Bird watching requires binoculars that can give you details. Remember, some birds are highly mobile while other birds have colours that match their surroundings. For that reason, a birding binoculars should offer more than an average one.
Do Binocular Features Matter?
Modern binoculars for bird watching have numerous features and specifications. But you need to be critical about these features.
Let’s look at some essential specs.
Is a bigger magnification better?
It is a common belief that larger magnification brings the image into focus with clarity. But what does it sacrifice?
Look, each binocular comes with a number, e.g., 7×35.
The first number stands for magnification, i.e., the number of times an image will appear bigger than without being magnified. In this case, it is 7. Typically, if you are standing 100 feet from the object, it will look as if it is 14 feet away.
Binoculars for bird watching fit 7, 8, or 10 magnification profile. As much as higher magnification gives a detailed and closer look, it comes with disadvantages like:
- A smaller field of view
- Dull images because of less light
- Exaggerates shaking
- Takes longer to focus
In this case, a magnification of 7 is better than 10. But most birders settle on 8X.
Size Of the Objective Lens
The second number on your binoculars is usually the objective lens diameter and is often is given in millimetre. In the case of 7 X 35, 35 is the diameter.
Light enters through the lens.
So the bigger the lens, the more the light that enters into your binoculars. This translates to brighter images. All the colours will be brilliant.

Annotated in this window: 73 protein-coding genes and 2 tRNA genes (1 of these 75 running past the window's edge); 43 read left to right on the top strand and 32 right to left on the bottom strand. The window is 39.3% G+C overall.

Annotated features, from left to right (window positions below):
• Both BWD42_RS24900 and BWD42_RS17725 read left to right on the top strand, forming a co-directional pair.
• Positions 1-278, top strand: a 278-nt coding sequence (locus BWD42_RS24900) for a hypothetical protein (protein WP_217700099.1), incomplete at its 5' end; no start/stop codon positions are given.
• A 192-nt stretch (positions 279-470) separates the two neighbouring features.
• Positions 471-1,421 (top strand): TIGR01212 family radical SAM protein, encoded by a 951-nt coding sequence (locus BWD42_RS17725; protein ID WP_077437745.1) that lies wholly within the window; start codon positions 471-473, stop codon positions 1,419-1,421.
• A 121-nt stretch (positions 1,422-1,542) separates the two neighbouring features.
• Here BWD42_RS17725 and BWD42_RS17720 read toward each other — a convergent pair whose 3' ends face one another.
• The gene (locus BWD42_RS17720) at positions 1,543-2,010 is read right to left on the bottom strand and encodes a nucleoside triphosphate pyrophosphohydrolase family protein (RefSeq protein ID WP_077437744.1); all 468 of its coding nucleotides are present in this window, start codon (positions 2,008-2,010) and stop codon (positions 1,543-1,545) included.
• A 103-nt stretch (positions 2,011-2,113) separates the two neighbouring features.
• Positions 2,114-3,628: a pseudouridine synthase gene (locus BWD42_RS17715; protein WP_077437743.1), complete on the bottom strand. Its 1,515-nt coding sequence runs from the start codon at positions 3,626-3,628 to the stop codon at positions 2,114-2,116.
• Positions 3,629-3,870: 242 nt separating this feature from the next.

However, bigger lenses mean heavier binoculars. For instance, a 10×50 gives brighter images, but it will be bulkier to carry it around.
On average, getting a lens diameter of between 30-50mm is sufficient for birding.
What About The Exit Pupil?
Oftentimes we overlook this feature. Essentially, it is the diameter of light visible through the eyepiece. You arrive at that size by dividing the diameter of the objective lens and the magnifying power.
Try holding your binoculars up with eyepiece facing you against the light. The two little holes you see are exit pupils. An exit pupil diameter of between 4 and 7 mm is ideal for bird watching.
Such diameters gather enough light, thus making your image brighter.
Design Of The Prism
Is it roof or Porto prism?
- Porto prism: their optical path is Z-shaped – the objective lenses are offset from the eyepiece. This results in wider binoculars.
- Roof prism: here, prisms closely overlap, while the objective lenses are in line with an eyepiece. The result, a slim and streamlines binoculars.
Roof binoculars are pricier than the Porto because of their sophisticated technology. So if you have to buy such binoculars, it means you have to pay more.
Birding binoculars shouldn’t be hard to use. They must offer an easy way of getting a sharp focus. Complicated binoculars can make it challenging to get clear or stable images. So, it is essential that you do thorough research before setting on any particular pair of binoculars.